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Old 05-06-2011, 03:50 AM   #1
BrewerofBeer
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Default What to do, making a starter with harvested yeast.

Need your help guys. I have harvested some yeast from a previous batch, which was about a month ago. I used the harvesting yeast illutstrated method from bernie brewer. I produced 4pints jars that have a nice slurry of yeast in each.
Anyway i am making a 10g batch on saturday which will be fermented in 2 carboys. I was planning on making a 2l starter to be split, but i think it wont be enough. Unfortanetly i will only have enough dme to make a 3L starter. I only have 3cups of dme. Thats the right amount? 1 cup per liter? So here are my questions. Will 3L starter be enough? If so since i have 2 1gallon jugs should i just make a 1.5 L in each? Also if 3 L is enough should i add the slurry from 2pints, 1 into each 1g jug? I hope this makes since. I am planning on making the starter tomorrow afternoon and then pitching the whole thing around 24hr later, if my brew session ends around then. The yeast is 1056 and im making an ale with an OG of 1.048 or so. Thx in advance.

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Old 05-06-2011, 04:09 AM   #2
djsethall
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Dude, 2L is more than enough to ferment out 10 gallons. I use a 1L starter for my 12.5 gallon batches and have activity in the airlock within 4 hours of pitching. I know the mrmalty calculator will tell you different, but as a voice of experience, don't worry about it too much.

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Old 05-06-2011, 04:00 PM   #3
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I would follow MrMalty. Get yourself some more DME! Yeah, one vial that is a year old will ferment a 12 gallon batch, but it won't be the best beer it could be. Like Jamil says, beer is made in the ferment. A few dollars more and you could have a beer that is a lot better than if you under pitch and cause the yeast to reproduce too many times causing off flavors...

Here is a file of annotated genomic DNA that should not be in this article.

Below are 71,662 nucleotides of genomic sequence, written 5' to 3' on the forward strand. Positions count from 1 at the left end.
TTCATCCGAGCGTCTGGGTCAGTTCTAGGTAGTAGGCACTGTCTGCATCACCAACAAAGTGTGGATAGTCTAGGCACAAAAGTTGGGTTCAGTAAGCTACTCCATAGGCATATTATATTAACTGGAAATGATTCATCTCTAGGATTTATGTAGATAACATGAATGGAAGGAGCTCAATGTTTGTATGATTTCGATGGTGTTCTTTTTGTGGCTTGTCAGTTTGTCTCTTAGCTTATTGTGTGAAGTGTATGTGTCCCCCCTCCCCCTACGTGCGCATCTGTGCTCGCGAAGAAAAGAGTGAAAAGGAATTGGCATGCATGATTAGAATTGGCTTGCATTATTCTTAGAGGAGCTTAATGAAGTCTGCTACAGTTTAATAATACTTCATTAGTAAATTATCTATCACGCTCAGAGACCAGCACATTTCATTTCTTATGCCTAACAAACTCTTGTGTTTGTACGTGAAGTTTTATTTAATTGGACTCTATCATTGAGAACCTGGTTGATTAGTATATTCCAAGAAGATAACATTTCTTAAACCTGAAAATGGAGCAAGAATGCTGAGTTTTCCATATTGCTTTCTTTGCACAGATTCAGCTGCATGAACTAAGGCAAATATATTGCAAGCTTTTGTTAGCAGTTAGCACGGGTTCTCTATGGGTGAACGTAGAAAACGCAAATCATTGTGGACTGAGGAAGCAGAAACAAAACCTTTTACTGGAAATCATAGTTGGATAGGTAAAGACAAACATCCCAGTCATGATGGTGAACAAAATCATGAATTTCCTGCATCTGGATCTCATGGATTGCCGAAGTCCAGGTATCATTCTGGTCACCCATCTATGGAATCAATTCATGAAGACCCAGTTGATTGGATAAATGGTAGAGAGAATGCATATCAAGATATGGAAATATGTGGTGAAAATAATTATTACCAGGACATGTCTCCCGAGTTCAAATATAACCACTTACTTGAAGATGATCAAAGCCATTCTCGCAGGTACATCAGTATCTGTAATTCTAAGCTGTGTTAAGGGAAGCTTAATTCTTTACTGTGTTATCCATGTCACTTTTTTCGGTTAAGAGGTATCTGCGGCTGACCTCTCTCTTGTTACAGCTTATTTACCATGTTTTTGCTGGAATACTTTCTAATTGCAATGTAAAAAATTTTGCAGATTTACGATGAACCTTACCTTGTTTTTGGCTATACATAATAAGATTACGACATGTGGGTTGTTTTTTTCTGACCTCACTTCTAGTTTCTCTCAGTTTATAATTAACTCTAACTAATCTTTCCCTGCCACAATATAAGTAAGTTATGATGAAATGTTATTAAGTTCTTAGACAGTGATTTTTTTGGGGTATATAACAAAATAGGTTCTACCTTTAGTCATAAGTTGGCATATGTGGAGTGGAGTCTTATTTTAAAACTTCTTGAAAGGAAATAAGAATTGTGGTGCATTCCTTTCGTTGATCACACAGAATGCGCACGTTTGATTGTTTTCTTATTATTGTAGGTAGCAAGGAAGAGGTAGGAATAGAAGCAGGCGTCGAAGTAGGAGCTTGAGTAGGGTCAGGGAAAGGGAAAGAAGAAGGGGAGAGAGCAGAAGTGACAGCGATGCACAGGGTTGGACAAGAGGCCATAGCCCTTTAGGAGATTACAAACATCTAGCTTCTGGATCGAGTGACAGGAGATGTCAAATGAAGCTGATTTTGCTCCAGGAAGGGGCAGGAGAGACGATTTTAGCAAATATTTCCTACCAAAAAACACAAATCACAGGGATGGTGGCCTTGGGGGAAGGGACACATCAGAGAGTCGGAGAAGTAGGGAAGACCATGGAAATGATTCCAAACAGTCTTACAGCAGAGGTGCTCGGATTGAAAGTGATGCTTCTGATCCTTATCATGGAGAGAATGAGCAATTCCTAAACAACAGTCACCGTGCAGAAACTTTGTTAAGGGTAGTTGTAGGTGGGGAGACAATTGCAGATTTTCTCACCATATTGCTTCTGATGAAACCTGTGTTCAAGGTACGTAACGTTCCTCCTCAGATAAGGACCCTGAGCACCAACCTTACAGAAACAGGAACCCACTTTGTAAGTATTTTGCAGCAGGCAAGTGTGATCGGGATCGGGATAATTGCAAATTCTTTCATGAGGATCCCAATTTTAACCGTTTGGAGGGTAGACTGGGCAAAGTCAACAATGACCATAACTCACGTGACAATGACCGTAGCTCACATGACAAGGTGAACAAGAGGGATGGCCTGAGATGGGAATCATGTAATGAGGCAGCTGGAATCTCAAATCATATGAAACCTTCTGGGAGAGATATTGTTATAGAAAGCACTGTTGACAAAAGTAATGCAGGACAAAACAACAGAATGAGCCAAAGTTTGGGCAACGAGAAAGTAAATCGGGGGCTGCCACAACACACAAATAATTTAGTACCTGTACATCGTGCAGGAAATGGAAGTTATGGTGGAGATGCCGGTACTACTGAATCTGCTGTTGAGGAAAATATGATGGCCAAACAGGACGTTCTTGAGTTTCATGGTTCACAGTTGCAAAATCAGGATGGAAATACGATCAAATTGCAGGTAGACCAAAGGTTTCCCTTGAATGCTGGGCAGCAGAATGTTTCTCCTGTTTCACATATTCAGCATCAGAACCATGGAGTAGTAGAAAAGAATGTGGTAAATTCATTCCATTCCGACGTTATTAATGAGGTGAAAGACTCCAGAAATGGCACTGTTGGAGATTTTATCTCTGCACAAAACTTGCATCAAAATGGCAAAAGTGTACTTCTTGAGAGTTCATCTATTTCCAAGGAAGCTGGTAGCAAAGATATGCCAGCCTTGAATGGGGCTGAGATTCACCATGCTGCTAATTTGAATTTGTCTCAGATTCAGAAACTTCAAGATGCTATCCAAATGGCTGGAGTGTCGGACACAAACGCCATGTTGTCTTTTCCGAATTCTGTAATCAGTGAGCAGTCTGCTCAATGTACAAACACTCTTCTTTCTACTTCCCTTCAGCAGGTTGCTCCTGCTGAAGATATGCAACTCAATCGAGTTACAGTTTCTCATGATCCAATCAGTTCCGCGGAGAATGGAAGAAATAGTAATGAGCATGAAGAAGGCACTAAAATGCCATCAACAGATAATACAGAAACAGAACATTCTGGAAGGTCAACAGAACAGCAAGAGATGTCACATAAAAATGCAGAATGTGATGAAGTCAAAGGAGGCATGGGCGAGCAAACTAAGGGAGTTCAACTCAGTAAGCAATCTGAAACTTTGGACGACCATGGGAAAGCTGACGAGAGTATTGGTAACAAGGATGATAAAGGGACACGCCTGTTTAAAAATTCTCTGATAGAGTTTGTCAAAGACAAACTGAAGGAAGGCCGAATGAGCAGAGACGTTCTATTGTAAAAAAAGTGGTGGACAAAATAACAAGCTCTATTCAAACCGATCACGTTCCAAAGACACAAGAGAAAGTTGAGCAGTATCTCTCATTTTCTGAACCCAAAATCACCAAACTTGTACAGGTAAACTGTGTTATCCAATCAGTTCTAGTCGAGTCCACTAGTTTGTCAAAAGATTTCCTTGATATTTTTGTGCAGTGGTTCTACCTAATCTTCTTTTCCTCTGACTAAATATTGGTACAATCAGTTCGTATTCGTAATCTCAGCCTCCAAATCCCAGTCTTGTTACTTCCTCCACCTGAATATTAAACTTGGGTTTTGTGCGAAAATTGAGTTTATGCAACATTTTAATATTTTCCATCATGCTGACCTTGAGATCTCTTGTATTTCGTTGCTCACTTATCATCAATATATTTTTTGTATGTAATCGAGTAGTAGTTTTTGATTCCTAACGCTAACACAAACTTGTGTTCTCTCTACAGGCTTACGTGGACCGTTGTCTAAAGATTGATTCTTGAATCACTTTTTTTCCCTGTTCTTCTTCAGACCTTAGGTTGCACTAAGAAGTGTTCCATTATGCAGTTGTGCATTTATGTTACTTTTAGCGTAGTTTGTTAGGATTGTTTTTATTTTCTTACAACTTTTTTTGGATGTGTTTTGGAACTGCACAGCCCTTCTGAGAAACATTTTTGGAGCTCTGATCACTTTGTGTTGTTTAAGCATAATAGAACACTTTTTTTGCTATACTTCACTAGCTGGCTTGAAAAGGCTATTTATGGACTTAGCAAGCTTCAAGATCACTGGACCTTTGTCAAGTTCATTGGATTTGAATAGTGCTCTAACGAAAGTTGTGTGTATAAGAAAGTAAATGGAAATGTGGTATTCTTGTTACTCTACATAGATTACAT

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Old 05-06-2011, 05:16 PM   #4
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For a 1.048 beer I'm of the opinion a 3L starter split between two 5gal batches will be plenty. Mr. Malty agrees. 1.3L starter for a 1.048 5gal batch. Remember over-pitching is not a good idea either.

If I were you I would create two separate starters with two jars of the harvested yeast so you don't have to worry about accidentally pitching more yeast in one batch.

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Old 05-06-2011, 05:46 PM   #5
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IMHO, you truly don't know how much yeast you have unless you were to do a cell count with a hemocytometer and a microscope. I have invested in both and I gotta tellya, it really makes a difference when figuring yeast pitching rates.

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Old 05-06-2011, 06:26 PM   #6
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Well i think im going to do the 3L starter. Split it, with 1.5 in each gallon jug. I will also put in the slurry from a pint into each. The slurry looks good and pretty thick so i think putting that into a 1.5 starter should be ok. I will put it all in which should be pretty active by the time i pitch.

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